Atypical gunshot wounds are caused by a diverse set of parameters relating to weapons and ammunition. We report a previously-unreported and atypical mode of gunshot wound produced by a detached rear end of the barrel of a gun following accidental gun fire, and discuss the difficulties in the management. A 36-year-old man presented to the emergency department with an alleged history of injury on the forehead with the rear end of a gun barrel following accidental gunfire while cleaning the nozzle. Since the time of injury, the patient was in an altered sensorium and had weakness on the right side of the body. There was minimal but continuous bleeding from the wound, with extrusion of brain matter. Skull radiograph showed that the rear end of the barrel had entered the left frontal bone, with associated depressed fracture of the frontal bone. The patient underwent a bicoronal, bifrontal craniotomy with a T-shaped extension towards the barrel to facilitate the reflection of the scalp flap and to avoid any movement of the barrel as it might further injure the brain. Necrotic brain, dura and bone pieces were removed. The patient was doing well at follow-up except for mild residual motor deficits. This case illustrates that while working with limited facilities, particularly in underdeveloped countries, a careful clinical assessment, interpretation of available images and a judicious operative approach can help to save the patient. PMID:18830529

  10. Autotransporter structure reveals intra-barrel cleavage followed by conformational changes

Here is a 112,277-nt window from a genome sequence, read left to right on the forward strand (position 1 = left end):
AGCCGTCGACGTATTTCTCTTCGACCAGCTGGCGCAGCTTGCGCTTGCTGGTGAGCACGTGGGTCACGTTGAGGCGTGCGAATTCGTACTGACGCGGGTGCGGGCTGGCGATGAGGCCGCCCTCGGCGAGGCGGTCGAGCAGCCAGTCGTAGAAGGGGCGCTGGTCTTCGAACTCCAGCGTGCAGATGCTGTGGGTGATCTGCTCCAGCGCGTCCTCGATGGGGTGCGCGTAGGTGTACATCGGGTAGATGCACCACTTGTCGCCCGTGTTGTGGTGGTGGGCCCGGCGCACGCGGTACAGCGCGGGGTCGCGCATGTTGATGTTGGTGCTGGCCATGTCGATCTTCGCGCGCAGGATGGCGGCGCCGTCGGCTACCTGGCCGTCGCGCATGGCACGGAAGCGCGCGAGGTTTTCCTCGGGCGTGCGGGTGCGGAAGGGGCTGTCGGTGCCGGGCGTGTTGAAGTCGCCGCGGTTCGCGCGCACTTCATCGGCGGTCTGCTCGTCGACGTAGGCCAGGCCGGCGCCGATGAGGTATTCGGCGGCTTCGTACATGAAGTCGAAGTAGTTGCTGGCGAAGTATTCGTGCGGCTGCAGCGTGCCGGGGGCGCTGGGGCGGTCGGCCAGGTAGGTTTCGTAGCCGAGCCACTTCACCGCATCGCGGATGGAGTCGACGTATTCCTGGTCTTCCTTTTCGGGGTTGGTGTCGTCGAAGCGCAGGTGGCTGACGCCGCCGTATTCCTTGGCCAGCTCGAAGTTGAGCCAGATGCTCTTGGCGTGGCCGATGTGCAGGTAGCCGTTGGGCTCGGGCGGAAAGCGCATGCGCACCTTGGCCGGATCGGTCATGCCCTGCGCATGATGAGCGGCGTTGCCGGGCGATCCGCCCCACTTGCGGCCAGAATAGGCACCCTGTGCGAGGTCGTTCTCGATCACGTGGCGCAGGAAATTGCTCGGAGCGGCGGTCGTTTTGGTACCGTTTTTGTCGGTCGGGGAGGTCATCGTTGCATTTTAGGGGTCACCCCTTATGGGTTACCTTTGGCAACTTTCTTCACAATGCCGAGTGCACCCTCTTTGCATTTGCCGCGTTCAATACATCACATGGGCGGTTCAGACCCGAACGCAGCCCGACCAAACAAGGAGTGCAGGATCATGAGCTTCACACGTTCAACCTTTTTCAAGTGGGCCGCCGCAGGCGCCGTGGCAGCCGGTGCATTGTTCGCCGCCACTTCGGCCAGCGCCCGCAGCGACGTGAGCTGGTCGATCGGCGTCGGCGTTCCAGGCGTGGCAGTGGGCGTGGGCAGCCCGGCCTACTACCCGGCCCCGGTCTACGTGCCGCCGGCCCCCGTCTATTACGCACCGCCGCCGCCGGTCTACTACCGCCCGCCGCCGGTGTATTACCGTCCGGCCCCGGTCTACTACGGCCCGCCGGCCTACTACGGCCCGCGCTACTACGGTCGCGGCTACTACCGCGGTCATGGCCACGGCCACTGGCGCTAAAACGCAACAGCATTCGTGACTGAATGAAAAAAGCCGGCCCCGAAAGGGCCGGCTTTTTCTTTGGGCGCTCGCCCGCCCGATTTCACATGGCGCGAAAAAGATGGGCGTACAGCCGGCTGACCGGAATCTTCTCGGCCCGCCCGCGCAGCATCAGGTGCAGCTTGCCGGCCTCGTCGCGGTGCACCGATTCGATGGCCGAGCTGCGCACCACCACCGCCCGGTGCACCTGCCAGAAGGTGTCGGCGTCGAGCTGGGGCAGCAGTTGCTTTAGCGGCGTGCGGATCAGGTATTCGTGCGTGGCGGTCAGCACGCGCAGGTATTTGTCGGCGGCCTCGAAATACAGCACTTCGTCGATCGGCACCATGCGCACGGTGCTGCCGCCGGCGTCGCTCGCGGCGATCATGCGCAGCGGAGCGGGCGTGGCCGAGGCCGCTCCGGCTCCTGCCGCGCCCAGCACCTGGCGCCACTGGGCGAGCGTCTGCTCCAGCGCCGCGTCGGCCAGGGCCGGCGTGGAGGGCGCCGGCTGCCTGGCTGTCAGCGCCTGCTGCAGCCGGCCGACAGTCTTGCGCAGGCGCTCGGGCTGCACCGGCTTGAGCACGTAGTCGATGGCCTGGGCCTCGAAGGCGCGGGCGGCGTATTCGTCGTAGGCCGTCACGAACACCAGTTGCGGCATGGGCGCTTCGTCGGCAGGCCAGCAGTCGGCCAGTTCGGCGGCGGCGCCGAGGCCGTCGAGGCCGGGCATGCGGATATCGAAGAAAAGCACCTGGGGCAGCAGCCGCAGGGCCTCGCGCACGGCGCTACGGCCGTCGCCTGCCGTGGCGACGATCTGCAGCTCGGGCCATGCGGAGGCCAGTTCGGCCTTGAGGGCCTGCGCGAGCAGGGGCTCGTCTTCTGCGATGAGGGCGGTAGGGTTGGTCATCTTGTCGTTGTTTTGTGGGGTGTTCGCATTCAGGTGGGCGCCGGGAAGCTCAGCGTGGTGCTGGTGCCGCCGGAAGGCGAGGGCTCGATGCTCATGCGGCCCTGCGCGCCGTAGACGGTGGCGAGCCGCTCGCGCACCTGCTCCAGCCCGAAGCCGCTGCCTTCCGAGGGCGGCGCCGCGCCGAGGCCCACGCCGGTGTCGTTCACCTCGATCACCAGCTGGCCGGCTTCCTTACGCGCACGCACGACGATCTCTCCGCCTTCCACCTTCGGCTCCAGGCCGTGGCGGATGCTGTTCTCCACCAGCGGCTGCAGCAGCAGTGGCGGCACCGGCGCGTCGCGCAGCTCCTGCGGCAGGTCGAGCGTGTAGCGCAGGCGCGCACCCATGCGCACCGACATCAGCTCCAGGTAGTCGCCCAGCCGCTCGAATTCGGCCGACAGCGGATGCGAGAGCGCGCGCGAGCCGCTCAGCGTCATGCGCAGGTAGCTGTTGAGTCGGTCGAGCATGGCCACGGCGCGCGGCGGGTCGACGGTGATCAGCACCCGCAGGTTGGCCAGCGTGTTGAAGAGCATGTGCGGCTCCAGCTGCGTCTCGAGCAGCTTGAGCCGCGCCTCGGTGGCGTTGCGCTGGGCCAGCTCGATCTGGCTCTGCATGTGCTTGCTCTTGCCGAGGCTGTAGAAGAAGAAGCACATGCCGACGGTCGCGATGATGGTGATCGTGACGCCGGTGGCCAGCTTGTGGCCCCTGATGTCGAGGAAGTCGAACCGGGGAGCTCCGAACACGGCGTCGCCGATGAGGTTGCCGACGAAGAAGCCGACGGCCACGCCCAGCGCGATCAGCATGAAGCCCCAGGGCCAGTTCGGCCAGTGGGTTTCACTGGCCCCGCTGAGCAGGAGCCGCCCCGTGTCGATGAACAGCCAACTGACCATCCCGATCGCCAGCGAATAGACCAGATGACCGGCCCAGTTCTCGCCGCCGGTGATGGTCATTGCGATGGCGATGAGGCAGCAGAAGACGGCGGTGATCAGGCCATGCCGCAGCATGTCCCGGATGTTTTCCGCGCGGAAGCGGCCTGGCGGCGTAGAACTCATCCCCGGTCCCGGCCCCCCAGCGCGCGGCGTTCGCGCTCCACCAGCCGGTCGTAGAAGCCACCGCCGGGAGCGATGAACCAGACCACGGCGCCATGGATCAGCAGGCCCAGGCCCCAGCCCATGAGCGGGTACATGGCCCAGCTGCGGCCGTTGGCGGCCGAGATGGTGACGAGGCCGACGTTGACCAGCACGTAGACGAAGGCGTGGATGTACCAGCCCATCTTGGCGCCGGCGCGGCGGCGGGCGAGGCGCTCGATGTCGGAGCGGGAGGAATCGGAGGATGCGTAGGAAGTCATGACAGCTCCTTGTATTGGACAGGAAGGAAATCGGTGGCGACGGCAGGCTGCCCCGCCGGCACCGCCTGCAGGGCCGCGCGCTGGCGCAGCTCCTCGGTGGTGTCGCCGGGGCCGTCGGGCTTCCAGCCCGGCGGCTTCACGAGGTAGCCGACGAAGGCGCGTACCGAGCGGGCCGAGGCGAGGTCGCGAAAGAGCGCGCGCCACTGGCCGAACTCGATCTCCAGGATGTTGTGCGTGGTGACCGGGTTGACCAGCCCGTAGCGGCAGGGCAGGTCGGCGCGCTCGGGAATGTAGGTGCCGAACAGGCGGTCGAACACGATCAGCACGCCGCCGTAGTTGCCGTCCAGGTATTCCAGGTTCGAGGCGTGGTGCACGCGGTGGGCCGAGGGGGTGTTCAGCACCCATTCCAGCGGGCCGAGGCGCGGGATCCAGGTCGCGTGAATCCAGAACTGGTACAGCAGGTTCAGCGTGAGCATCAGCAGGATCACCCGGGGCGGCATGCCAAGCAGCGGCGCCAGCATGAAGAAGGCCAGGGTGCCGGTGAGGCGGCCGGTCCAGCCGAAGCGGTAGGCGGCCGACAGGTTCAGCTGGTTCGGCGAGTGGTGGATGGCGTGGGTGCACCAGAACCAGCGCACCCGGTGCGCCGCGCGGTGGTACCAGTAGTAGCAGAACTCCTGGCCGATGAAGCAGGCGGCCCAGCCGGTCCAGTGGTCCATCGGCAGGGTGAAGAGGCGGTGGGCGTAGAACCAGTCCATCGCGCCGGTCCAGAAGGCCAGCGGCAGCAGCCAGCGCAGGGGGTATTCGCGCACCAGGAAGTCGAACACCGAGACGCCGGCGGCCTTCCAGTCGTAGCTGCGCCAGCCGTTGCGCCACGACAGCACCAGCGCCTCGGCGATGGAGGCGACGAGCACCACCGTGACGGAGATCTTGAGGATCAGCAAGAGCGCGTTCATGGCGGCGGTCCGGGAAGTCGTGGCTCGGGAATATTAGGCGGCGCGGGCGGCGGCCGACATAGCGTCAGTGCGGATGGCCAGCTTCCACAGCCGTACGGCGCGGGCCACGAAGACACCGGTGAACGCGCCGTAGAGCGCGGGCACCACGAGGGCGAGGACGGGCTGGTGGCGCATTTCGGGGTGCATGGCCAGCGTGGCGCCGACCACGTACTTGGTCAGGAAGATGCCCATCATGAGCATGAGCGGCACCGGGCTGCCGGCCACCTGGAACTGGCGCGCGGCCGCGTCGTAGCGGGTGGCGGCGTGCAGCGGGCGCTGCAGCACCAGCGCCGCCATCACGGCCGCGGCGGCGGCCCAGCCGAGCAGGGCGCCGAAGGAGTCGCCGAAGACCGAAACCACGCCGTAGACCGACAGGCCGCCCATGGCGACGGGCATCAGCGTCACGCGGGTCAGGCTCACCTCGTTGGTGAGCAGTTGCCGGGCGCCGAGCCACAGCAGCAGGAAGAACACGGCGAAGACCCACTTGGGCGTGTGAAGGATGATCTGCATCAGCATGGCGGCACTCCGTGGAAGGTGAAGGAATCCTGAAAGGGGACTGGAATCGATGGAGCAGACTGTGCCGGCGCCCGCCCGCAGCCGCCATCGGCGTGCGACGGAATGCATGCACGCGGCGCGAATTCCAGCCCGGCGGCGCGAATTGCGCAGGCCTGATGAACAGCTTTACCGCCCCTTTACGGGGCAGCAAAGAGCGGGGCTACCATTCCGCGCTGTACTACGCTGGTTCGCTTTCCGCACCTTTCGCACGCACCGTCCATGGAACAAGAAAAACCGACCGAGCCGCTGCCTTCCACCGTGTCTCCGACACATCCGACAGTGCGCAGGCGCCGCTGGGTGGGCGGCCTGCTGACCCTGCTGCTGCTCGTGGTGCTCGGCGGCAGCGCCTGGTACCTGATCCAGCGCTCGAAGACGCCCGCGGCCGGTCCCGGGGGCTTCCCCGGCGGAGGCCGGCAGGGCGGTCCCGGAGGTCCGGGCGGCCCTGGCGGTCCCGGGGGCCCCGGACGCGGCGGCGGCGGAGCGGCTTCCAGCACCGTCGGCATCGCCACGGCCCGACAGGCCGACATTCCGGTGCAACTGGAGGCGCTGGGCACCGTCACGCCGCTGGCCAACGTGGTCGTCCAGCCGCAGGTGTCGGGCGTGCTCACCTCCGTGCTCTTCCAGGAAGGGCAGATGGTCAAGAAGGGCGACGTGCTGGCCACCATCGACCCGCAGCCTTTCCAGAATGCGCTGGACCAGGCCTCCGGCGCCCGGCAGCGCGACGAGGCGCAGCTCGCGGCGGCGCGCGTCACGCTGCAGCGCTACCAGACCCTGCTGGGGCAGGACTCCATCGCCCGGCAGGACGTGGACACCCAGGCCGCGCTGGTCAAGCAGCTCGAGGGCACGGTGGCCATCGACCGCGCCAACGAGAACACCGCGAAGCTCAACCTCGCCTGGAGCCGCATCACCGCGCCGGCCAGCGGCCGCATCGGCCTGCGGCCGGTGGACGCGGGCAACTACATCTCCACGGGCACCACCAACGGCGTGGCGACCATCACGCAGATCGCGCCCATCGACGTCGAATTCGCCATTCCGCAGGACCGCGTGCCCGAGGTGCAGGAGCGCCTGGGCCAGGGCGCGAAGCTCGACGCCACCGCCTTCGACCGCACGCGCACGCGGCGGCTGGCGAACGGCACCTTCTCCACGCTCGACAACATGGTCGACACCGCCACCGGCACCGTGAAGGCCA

PubMed Central

    Barnard, Travis J.; Dautin, Nathalie; Lukacik, Petra; Bernstein, Harris D.; Buchanan, Susan K.

    2008-01-01

    Autotransporters are virulence factors produced by Gram-negative bacteria that consist of two domains, an N-terminal “passenger domain” and a C-terminal “β-domain”. β-domains form β-barrel structures in the outer membrane while passenger domains are translocated into the extracellular space. In some autotransporters, the two domains are separated by proteolytic cleavage. Using X-ray crystallography, we solved the 2.7 Å structure of the post-cleavage state of the β-domain of EspP, an autotransporter produced by E. coli O157:H7. The structure consists of a 12-stranded β-barrel with the passenger / β-domain cleavage junction located inside the barrel pore, approximately mid-way between the extracellular and periplasmic surfaces of the outer membrane. The structure reveals an unprecedented intra-barrel cleavage mechanism and suggests that two conformational changes occur in the β-domain post-cleavage, one conferring increased stability on the β-domain and another restricting access to the barrel pore. PMID:17994105

  11. Assembly of a Full-Scale External Tank Barrel Section Using Friction Stir Welding

    NASA Technical Reports Server (NTRS)

    Jones, Chip; Adams, Glynn

    1999-01-01